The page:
Making big decisions requires you to dig deep and really examine your life, values, and preferences. You learn more about yourself when you make a significant decision. How to Make a Wise Decision
Making smart decisions is important, but how should you make decisions? Most people are lured away from wiser decisions by options that feel good in the short-term.
For example, going to a party is more fun than staying home, studying for a test, and getting a good night of sleep.
Keep these ideas in mind when making decisions: 1. Know your values.
Know what is important to you, and you’ll make fewer poor decisions. Most people can’t list their values because they’ve never considered them. 2. Know your objectives.
What are you trying to accomplish? Which option available to you brings you closer to achieving your objectives? Which option takes you further from accomplishing your goals? 3. Rely on your experience.
You’ve experienced a lot in your life and have had the chance to learn a lot. Use that knowledge and experience to make more effective decisions.
Over time, everyone should be making better decisions, because they have more knowledge and experience. 4. Gather more information if necessary.
You don’t know everything, so there are times when you’ll need to seek out additional information. The more you know, the better your decision can be. 5. Pull the trigger.
However, there comes a time when you need to stop researching and start doing something. Give yourself a deadline to make a decision and stick to it.
Decisions have the ability to completely change the direction of your life. Give each decision you make the respect it deserves but make your decisions quickly.
If you know your values and goals, most decisions are quite easy to make. Remind yourself of the consequences of failing to make a decision, and you’ll be more motivated to just decide and move forward.
Have You Ever Been Without a Problem? Discover Why That’s Good
You’ve had countless problems over the course of your life. You’ve had financial woes, health challenges, relationship issues, weeds in your yard, leaky faucets, flaky friends, and mean bosses.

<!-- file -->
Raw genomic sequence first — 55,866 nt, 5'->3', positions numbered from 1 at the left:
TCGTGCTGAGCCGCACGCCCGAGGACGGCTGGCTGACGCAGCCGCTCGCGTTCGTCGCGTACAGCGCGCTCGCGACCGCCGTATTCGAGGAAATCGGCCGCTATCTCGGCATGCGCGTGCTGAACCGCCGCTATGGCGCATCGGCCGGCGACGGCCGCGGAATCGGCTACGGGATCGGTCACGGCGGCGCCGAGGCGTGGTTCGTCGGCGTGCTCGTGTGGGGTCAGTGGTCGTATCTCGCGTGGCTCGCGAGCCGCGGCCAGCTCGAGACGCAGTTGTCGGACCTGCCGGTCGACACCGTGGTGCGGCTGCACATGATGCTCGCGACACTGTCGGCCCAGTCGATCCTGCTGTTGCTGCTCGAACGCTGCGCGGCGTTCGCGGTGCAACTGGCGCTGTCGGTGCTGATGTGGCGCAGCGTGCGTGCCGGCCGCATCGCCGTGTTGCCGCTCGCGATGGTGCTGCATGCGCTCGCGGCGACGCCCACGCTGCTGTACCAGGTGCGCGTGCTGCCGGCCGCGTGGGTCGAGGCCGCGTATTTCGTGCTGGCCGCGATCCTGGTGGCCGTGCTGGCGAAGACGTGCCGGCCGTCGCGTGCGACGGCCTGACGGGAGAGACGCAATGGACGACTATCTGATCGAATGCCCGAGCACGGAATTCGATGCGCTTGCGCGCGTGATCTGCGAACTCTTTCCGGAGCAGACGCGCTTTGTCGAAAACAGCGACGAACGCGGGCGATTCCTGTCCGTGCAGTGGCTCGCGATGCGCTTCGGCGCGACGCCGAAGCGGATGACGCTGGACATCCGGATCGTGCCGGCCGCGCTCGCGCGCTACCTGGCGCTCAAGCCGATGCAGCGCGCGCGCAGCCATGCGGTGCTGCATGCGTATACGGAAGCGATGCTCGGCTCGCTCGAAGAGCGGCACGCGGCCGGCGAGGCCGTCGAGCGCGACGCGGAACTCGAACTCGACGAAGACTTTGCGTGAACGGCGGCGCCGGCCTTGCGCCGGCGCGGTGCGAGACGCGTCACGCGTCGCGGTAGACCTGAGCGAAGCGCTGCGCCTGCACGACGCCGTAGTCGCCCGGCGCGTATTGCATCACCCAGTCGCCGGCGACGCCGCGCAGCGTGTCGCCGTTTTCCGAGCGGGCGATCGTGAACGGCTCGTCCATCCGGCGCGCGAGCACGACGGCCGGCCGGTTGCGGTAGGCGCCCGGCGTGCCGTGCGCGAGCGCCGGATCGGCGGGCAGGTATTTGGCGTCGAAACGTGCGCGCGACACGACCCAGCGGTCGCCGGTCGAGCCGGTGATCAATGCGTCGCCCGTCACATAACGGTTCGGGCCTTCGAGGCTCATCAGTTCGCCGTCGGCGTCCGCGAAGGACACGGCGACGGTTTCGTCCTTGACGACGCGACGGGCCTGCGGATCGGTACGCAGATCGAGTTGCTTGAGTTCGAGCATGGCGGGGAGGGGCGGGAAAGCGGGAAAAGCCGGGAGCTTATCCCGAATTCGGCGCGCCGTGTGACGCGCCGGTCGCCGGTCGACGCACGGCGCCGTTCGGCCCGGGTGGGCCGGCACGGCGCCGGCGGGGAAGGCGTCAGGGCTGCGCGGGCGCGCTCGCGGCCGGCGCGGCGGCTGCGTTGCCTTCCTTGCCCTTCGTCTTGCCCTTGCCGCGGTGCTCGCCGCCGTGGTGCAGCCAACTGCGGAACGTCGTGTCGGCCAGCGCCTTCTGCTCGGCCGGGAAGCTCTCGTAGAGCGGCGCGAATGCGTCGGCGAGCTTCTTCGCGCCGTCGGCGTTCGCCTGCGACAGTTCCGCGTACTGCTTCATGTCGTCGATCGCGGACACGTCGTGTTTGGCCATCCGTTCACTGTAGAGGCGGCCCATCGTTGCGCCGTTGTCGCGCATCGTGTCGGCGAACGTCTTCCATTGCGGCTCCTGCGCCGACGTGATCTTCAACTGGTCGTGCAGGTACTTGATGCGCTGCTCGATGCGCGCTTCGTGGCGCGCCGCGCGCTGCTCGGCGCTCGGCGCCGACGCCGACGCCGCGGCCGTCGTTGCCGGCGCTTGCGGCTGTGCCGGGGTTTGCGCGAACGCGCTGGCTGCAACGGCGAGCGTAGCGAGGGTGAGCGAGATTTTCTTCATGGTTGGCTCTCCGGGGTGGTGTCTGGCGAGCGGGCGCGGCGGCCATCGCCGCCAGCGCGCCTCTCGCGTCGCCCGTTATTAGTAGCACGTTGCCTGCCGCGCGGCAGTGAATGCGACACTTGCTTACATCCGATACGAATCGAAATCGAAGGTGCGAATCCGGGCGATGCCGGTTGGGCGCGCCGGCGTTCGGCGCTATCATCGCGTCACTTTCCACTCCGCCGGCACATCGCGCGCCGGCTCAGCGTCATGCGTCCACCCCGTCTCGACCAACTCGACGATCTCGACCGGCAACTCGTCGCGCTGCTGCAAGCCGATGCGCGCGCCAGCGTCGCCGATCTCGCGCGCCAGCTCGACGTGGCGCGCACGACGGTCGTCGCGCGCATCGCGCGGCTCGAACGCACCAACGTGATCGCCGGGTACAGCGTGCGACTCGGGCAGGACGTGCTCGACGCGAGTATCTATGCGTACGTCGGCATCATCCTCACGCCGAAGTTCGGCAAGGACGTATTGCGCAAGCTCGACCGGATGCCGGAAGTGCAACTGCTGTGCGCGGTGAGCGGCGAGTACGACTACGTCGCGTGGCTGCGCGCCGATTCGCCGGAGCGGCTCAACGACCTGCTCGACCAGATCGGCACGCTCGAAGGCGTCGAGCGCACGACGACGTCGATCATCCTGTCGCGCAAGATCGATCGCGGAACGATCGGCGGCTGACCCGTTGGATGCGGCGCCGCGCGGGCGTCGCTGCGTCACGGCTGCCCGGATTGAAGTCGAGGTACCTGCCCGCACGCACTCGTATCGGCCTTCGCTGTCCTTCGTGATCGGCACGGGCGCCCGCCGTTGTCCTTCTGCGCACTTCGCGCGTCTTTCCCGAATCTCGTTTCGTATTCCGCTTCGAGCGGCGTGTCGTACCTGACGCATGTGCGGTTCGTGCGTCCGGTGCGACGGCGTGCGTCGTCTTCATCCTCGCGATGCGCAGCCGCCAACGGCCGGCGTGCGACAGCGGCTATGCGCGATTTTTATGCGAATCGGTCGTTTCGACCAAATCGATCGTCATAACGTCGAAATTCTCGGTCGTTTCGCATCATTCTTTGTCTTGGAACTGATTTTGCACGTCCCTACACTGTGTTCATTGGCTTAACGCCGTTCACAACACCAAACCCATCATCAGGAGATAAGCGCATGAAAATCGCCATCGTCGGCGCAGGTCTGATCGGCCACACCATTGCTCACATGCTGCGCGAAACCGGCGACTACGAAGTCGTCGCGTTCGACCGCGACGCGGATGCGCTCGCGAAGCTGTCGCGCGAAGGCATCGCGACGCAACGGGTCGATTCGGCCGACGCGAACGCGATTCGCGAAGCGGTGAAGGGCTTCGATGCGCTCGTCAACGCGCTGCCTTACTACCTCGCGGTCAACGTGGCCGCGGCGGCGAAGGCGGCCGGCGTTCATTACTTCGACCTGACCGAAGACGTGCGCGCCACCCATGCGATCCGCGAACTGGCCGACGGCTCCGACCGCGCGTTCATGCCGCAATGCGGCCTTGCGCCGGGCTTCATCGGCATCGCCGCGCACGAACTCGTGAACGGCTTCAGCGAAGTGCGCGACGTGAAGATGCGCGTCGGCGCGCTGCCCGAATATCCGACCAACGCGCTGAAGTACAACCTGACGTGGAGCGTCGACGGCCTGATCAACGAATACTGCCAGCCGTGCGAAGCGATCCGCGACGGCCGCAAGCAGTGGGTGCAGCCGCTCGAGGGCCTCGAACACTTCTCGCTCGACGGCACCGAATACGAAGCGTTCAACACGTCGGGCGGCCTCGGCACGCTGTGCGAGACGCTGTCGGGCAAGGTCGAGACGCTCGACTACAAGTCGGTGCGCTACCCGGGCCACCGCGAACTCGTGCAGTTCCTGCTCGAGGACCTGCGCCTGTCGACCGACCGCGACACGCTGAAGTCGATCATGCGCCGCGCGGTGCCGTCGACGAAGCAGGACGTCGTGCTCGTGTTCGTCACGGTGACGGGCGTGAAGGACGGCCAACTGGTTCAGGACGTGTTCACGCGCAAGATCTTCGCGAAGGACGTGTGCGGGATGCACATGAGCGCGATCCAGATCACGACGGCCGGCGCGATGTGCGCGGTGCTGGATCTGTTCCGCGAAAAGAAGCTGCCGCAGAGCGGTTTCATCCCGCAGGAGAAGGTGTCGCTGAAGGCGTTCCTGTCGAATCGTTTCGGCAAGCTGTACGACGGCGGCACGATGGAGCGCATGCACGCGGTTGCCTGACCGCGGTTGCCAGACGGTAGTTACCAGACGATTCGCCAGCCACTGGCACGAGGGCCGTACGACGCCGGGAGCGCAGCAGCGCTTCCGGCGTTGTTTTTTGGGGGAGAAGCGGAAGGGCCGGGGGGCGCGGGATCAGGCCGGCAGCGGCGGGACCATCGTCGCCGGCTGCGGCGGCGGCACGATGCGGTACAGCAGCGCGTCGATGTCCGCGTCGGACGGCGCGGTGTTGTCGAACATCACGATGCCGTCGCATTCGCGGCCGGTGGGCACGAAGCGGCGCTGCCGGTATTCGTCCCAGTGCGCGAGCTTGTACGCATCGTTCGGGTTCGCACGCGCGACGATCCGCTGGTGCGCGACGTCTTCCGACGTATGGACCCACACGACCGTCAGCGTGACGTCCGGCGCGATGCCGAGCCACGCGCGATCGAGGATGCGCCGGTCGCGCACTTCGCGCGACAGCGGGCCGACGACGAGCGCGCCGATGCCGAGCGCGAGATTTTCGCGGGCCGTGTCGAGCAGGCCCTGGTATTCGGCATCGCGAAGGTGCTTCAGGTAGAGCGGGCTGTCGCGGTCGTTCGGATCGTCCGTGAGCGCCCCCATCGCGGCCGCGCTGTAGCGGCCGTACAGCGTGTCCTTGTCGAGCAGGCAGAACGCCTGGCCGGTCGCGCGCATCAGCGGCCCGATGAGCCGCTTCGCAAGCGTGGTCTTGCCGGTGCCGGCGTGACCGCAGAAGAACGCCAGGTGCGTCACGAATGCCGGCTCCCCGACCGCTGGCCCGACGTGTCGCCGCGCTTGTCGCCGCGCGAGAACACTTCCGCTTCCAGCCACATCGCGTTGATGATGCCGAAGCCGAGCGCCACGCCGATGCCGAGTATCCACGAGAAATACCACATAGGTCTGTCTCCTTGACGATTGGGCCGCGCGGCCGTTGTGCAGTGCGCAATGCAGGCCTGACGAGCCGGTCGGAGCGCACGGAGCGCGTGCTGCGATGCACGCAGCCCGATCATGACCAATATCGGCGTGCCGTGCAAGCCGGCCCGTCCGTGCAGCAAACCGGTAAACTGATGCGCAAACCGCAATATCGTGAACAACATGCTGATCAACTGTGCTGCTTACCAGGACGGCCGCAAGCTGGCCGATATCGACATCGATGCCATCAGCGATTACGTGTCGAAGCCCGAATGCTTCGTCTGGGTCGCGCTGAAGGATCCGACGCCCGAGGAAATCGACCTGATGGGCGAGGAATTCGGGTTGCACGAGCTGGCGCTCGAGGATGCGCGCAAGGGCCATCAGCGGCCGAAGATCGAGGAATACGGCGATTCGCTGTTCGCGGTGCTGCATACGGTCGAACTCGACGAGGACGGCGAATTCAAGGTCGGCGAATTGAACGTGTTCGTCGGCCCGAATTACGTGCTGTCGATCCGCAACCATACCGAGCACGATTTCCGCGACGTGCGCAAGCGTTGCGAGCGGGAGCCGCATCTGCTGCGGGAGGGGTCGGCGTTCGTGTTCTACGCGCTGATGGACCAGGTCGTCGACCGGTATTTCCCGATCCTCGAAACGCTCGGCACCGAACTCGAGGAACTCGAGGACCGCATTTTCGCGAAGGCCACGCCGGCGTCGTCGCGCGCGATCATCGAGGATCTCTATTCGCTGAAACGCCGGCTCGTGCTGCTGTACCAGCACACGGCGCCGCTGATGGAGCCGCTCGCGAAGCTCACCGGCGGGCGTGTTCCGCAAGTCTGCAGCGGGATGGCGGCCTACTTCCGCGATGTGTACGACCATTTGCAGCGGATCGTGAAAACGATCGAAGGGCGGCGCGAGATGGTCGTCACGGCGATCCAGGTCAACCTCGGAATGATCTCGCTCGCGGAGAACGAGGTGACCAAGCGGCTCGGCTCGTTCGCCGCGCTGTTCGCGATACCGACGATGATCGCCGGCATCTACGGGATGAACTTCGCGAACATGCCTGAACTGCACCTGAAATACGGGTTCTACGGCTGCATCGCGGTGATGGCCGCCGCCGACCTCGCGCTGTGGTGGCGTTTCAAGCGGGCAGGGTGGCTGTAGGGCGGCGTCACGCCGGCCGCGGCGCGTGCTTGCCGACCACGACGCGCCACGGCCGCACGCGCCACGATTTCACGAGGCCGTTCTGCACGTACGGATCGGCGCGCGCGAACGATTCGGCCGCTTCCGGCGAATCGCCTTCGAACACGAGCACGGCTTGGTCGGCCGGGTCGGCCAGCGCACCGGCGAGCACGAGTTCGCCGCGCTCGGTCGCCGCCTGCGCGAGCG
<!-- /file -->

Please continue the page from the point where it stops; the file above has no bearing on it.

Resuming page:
Maybe, you’re not even sure what to do with your life.
Have you ever noticed that once one problem is solved, another one magically appears in its place?
It’s not magic - it’s just that you can only recognize so many issues at one time.
For example, if you’re struggling to find the money to pay your rent on Friday, you’re not acutely aware that weeds are trying to take over your flower beds.
If you’re in agony because of a back injury, you’re not worried about the fact that you’re not living your life’s purpose.
You have an infinite number of problems just lying in wait for you to notice them. Surprise!
Discover why there’s always another challenge to deal with: 1. There’s a hierarchy to your problems.
Maslow’s hierarchy of needs spells it out quite accurately. If you’re not familiar with Maslow’s work, it’s worth checking out. Your needs, from first to last are:
◦ Physiological needs: Food, water, shelter, clothing. It’s hard to live without these things.
◦ Safety needs: Safety and security. You don’t want others to hurt you or steal your stuff. But you’re not worried about them stealing your possessions if you don’t have enough water to survive.
◦ Social needs: Friends, intimate relationships, and feeling like you “belong.”
◦ Ego needs: Self-esteem, accomplishment, power, recognition.
◦ Self-actualization: Living your purpose, self-development. 2. Be prepared to always have challenges to deal with.
Perhaps it would be better to view them as puzzles to be solved.
3. The more problems you solve, the higher you get to move up the hierarchy.
Think of it as climbing a mountain. However, it’s a mountain that might require a lifetime to climb.
4. Determine where you are on the hierarchy.
Avoid attempting to move beyond your current level. You’ll only struggle, and you’ll fail to make lasting progress.
It also doesn’t make sense to try. Fulfill the lower level needs first, and then move up the ladder.
You’ve always had challenges and will continue to do so. Give up the idea that your life will finally be free of problems after you pay off your house, the kids graduate from college, or you retire. It’s just not true.
However, it’s not all doom and gloom. There’s a silver lining to this conundrum.The Silver Lining
Your challenges also bring opportunities. Besides resolving the current issues caused by the challenge, when you overcome it, you grow. You discover qualities that you didn’t know you had.
Related Reading: Comprehensive Self development online guide